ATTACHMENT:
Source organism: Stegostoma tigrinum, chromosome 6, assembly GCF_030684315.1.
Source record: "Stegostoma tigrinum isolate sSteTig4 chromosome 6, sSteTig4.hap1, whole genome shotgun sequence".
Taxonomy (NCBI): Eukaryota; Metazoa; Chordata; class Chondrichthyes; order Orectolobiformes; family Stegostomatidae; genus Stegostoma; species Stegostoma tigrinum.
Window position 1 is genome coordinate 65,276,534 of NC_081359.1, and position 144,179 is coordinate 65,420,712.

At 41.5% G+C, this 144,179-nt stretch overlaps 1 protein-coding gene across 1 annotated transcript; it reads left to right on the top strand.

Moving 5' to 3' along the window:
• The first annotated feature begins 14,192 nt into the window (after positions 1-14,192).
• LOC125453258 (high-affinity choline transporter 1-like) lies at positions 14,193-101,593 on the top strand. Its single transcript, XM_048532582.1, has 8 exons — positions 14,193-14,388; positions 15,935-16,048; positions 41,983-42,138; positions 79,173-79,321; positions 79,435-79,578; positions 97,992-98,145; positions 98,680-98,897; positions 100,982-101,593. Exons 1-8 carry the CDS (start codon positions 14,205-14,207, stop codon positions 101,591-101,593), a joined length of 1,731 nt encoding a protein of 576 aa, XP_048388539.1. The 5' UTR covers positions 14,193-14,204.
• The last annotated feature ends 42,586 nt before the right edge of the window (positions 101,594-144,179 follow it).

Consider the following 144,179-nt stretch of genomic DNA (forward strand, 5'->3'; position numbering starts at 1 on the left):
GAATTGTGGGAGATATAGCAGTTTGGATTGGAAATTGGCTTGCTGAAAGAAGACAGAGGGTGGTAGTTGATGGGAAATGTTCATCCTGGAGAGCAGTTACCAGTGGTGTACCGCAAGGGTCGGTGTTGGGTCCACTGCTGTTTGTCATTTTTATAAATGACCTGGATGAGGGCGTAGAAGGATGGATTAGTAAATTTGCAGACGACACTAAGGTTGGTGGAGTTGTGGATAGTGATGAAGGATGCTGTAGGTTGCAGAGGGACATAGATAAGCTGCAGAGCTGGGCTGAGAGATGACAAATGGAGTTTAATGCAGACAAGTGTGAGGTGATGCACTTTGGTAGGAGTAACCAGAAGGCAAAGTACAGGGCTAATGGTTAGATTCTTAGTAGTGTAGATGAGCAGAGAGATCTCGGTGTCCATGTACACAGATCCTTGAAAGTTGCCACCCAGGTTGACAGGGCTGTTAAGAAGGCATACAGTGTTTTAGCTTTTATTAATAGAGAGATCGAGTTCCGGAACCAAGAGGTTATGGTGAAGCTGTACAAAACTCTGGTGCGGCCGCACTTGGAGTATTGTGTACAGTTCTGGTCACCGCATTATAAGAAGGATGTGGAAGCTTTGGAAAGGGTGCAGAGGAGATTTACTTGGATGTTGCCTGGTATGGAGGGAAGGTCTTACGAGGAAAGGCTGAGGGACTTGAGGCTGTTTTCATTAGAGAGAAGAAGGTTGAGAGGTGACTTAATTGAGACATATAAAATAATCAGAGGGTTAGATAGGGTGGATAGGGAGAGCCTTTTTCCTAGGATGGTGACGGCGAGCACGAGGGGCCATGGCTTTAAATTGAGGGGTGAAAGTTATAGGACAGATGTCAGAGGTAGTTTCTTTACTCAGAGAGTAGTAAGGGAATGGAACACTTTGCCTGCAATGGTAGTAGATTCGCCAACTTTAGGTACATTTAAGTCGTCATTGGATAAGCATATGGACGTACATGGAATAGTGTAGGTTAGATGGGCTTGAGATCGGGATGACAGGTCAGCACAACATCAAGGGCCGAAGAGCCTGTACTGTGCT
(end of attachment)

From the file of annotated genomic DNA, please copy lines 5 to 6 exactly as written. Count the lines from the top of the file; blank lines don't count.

At 41.5% G+C, this 144,179-nt stretch overlaps 1 protein-coding gene across 1 annotated transcript; it reads left to right on the top strand.

Moving 5' to 3' along the window: